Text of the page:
Lesson 3: What Makes Me...Me Your students have explored what makes each other unique. Now it’s time to express those characteristics through a creative doodle! Objective: Students reflect on what characteristics, likes, and dislikes define them and collect items that represent who they are to create their doodle. Materials: Paper, pencil, shoebox (can be supplied by student), drawing paper, art materials, page 4 reproducible parent letter (one per student) Steps: 1. Explore what inspired our team to become Google Doodlers. Use the following: • www.youtube.com/watch?v=h0d0VDOoD7k 2. Help students explore their personality traits and physical traits. Ask questions to lead their inquiry: What’s your favorite food? What makes you special? What makes you laugh? What’s your favorite vacation ever? What are you good at doing? Do you have curly or straight hair? What color are your eyes? 3. On a sheet of paper, have students write words that best describe them based on their image exploration. 4. Have students use a shoebox to collect items that best describes their characteristics and personality. Have the students place the list of characteristics in their box for reference. Give students a few days to compile their materials. Encourage students to collect items like photographs of their favorite things, items from nature, keepsakes, magazine cut-outs, and other textiles. 5. Ask students to bring their box back to school. Give each student a large piece of drawing paper to create their doodle. Encourage students to use the textiles collected along with other mediums like paint, markers, glitter, etc., to create a doodle that best represents who they are inside and out. Note - students can use any tangible materials that they feel represent who they are, and 3D doodles such as pottery are also fair game! However, submissions are reviewed in 2D so please send a photograph of the masterpiece. 6. Utilize the Google Doodler video at www.youtube.com/watch?v=AV6xvIYzP-U to encourage students to try various mediums and/or approaches. Research “Google Doodle” archives for motivation: www.google.com/ doodles/#archive.

“Everyone develops ideas in their own unique way. One tool that works for me is list making. For this doodle, I wrote long lists of my personality traits, interests, quirks, physical features, and hobbies. Maybe lists will work for you, too!” Robinson Wood – Google Doodler

How to Enter: Using the entry form in this kit, you may submit multiple entries at one time on behalf of your students. Students may also submit entries via their parents. 1. Make copies of the entry form in this kit. You can also download it at www.google.com/ doodle4google. 2. Have artists create their doodles using any materials they want. 3. Have artists write their 50-word statements. 4. Fill out the rest of the required information and have parents sign the entry form. 5. If students draw the doodle on another sheet of paper, they can tape it to the official entry form. Just be sure that the tape is clear, that the doodle fits above the description, and that the information on the bottom of the entry form is visible. 6. If the doodle wasn’t created directly on the entry form, take a digital photo or scan of the doodle and combine it with the entry form. 7. If submitting digitally, save the completed entry form as a .jpg, .png, or .pdf. 8. Submit electronically at www.google.com/ doodle4google or follow mail instructions in step 9. 9. Mail submissions must be received at either of the below addresses by December 7, 2015. Regular Mail: Doodle 4 Google: PO Box 510337, New Berlin, WI 53151 Overnight Deliveries: Doodle 4 Google: 5000 South Towne Drive, New Berlin, WI 53151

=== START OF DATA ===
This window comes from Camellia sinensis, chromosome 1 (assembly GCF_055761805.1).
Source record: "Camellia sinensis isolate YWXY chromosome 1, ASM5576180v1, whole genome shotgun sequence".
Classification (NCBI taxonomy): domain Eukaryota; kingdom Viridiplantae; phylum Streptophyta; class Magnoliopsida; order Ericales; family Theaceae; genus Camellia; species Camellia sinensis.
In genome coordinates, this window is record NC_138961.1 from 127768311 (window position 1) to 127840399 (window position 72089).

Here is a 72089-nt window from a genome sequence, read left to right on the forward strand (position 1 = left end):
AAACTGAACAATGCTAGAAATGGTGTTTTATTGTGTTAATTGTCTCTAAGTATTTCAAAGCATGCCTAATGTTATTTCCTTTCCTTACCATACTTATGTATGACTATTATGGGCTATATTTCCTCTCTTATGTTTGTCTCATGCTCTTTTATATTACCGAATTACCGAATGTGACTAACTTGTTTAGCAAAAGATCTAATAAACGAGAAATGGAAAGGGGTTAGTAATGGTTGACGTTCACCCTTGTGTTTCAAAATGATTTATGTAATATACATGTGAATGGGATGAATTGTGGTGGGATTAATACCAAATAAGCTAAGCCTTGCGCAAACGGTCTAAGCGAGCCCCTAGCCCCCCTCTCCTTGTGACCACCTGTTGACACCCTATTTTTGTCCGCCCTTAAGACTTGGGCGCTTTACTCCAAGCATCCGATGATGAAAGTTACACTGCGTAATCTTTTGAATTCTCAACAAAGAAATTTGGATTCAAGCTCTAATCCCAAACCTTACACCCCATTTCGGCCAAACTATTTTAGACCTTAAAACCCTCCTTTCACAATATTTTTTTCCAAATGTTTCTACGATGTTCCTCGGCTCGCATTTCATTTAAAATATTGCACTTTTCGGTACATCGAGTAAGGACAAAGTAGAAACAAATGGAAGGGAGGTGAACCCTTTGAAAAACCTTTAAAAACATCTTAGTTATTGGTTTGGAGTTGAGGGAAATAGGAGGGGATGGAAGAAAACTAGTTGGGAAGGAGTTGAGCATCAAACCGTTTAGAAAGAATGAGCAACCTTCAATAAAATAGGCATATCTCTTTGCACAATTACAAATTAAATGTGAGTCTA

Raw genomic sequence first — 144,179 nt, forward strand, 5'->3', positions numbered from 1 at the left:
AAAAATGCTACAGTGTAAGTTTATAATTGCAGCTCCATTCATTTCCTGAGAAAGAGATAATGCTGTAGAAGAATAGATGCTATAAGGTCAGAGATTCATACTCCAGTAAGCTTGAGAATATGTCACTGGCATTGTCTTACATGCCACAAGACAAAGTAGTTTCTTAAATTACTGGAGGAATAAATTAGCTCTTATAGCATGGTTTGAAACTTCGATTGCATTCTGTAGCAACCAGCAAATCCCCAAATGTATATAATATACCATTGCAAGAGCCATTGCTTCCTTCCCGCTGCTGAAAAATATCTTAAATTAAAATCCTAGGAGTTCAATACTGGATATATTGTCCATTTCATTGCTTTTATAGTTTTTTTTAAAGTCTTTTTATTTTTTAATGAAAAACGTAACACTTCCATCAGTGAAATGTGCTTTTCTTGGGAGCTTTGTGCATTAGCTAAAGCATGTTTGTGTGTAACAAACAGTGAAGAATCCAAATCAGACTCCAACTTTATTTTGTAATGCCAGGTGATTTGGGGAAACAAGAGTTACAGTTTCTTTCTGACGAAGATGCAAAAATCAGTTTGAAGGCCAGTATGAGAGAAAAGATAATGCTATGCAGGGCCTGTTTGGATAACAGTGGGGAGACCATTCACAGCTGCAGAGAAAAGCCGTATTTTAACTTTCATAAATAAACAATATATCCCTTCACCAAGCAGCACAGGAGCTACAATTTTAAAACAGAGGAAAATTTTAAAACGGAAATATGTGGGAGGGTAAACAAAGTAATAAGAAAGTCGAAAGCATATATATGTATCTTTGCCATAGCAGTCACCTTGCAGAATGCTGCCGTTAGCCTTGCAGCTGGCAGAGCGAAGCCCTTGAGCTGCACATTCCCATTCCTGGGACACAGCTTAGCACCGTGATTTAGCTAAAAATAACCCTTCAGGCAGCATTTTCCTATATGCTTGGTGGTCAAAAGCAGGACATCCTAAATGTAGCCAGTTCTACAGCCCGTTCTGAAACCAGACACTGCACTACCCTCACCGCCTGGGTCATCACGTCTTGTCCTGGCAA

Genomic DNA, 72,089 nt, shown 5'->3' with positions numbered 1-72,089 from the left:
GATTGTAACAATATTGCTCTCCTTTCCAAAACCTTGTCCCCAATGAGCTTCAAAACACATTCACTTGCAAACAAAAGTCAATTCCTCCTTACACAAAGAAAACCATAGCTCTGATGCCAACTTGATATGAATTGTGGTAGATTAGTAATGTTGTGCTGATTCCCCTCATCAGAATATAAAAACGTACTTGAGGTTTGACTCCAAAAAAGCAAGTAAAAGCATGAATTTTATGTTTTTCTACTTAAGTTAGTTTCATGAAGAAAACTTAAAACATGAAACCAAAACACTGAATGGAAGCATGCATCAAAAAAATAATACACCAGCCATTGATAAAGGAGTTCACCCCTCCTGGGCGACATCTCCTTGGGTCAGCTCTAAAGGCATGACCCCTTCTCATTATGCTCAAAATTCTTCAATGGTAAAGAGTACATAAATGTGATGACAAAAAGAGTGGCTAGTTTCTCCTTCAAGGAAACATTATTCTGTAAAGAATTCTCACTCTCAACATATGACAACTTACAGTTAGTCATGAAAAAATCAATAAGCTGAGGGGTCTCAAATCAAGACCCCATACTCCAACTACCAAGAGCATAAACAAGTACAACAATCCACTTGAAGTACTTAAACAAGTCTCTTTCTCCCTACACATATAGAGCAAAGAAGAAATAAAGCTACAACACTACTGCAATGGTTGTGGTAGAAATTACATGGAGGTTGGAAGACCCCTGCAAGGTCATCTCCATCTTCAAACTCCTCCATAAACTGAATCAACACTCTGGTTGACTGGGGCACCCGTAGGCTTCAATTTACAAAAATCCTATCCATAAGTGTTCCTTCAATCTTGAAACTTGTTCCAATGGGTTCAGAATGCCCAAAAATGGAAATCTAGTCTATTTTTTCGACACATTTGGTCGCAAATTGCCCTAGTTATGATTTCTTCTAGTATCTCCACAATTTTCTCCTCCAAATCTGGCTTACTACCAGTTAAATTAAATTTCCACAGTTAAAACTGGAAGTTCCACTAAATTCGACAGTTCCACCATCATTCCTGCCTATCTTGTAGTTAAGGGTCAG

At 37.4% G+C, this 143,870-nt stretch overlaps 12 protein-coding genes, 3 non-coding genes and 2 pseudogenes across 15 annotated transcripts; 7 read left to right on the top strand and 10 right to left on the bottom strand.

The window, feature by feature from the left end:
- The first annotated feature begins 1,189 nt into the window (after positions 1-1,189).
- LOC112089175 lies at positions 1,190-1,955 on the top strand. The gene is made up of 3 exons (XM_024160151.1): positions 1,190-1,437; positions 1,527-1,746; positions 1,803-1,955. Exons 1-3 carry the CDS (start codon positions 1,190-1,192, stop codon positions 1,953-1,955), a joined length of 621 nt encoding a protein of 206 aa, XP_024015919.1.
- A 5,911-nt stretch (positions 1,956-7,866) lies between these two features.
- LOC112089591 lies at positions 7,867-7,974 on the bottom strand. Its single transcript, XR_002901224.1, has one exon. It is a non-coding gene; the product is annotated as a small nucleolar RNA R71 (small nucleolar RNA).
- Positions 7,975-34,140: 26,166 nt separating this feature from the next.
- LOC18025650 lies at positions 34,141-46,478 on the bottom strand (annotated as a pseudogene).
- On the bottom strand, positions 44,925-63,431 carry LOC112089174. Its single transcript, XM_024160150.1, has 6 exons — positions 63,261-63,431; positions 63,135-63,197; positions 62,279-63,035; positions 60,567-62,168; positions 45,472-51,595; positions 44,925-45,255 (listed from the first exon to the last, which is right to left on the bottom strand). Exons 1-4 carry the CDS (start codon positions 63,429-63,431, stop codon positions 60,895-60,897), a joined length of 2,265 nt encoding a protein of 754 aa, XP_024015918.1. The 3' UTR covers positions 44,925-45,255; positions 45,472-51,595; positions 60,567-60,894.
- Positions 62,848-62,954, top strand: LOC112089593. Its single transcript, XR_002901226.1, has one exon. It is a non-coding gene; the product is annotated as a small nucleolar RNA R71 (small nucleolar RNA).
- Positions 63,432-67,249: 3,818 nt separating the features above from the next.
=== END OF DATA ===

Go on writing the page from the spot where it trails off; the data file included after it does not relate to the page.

Dear Parent/Guardian, At Google, we’ve highlighted amazing and unique people through doodles on our homepage. However, there are some special people we haven’t commemorated yet…your budding artist! This year’s Doodle 4 Google contest theme, “What Makes Me…Me,” puts a modern twist on the self-portrait, challenging your child to get creative and submit a doodle that shows the world their personality. One talented student’s winning artwork will appear on the Google homepage. The winner will also receive a $30,000 college scholarship and a $50,000 Google for Education technology grant for their school. Go to www.google.com/doodle4google for submission information and key dates. Now, let’s get doodling! The Doodle 4 Google Team

Doodle 4 google overview Key Dates • Competition Opens: October 19, 2015 • Submissions Close: December 7, 2015

How to Enter 1. Download or print the entry form at www.google.com/doodle4google to start your submission. 2. Have artists create their doodles using any materials they want. 3. Have artists write their 50-word statements. 4. Fill out the rest of the required information and sign the entry form. 5. If students draw the doodle on another sheet of paper, they can tape it to the official entry form. Just be sure that the tape is clear, that the doodle fits above the description, and that the information on the bottom of the entry form is visible. 6. If the doodle wasn’t created directly on the entry form, take a digital photo or scan of the doodle and combine it with the entry form. 7. If submitting digitally, save the completed entry form as a .jpg, .png, or .pdf. 8. Submit electronically at www.google.com/doodle4google or follow mail instructions in step 9. 9. Mail submissions must be received at either of the below addresses by December 7, 2015. Regular Mail: Doodle 4 Google: PO Box 510337, New Berlin, WI 53151 Overnight Deliveries: Doodle 4 Google: 5000 South Towne Drive, New Berlin, WI 53151

What Makes Me...Me

Oct 19, 2015 - Fill out the rest of the required information and sign the entry form. 5. ... Submit electronically at www.google.com/doodle4google or follow mail ...